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A 57-year-old man with fatal heart disease died on Tuesday at the University of Maryland Medical Center (UMMC), according to the hospital. He was the first person to get a heart from a genetically modified pig.

On January 7, David Bennett received his transplant.

According to the hospital, his condition begins to deteriorate some days ago, and he was given "compassionate palliative care" after it become evident that he would not recover.

Dr. Bartley Griffith, director of the UMCC cardiac transplant programme, said in a videotaped statement that Bennett "wasn't able to overcome what turned out to be the catastrophic debilitation" caused by the heart failure he had before the transplant.

According to the hospital, Bennett was able to interact with his family during his final hours.

Bennett arrived at UMMC in October as a patient and was put on a heart-lung bypass system, but he was ruled ineligible for a traditional heart transplant.

Bennett's kid described the treatment as "miracle" after he received a pig heart that had been modified to prevent rejection using new gene editing technologies.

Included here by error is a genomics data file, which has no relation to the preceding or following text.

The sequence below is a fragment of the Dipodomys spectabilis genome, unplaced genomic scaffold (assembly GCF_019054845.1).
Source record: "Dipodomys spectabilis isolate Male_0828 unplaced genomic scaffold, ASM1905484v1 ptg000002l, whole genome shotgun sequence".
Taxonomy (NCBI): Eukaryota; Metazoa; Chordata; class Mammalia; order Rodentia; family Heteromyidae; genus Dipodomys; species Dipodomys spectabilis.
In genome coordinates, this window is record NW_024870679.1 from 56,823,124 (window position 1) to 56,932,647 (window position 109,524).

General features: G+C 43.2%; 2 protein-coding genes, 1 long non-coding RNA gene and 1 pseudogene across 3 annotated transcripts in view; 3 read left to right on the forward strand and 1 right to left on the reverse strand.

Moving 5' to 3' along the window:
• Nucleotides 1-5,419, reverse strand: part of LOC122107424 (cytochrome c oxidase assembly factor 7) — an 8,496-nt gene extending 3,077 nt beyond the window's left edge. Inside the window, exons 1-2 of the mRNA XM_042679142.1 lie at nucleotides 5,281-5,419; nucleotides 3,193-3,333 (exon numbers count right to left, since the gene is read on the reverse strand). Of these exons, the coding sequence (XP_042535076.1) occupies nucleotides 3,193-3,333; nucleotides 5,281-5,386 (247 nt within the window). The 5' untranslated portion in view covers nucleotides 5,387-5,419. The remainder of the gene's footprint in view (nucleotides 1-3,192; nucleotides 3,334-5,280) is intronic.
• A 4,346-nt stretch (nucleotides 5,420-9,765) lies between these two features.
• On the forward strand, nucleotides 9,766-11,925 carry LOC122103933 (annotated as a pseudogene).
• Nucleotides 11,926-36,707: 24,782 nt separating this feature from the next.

The operation was Bennett's last resort.

Griffith said the transplanted heart worked "beautifully."

Pigs have long been considered a viable supply of organs for transplantation due to their physical similarities to humans in many aspects. Attempts at pig-to-human transplants have previously failed due to genetic variations that caused organ rejection or viruses that created a danger of infection.

"Mr. Bennett was fully apprised of the surgery's hazards and that the technique was experimental with uncertain dangers and benefits before consenting to accept the transplant," the hospital said.

"The evidence that it was conceivable - that we were able to take a genetically altered organ and watch it perform beautifully for nine weeks," Griffith added.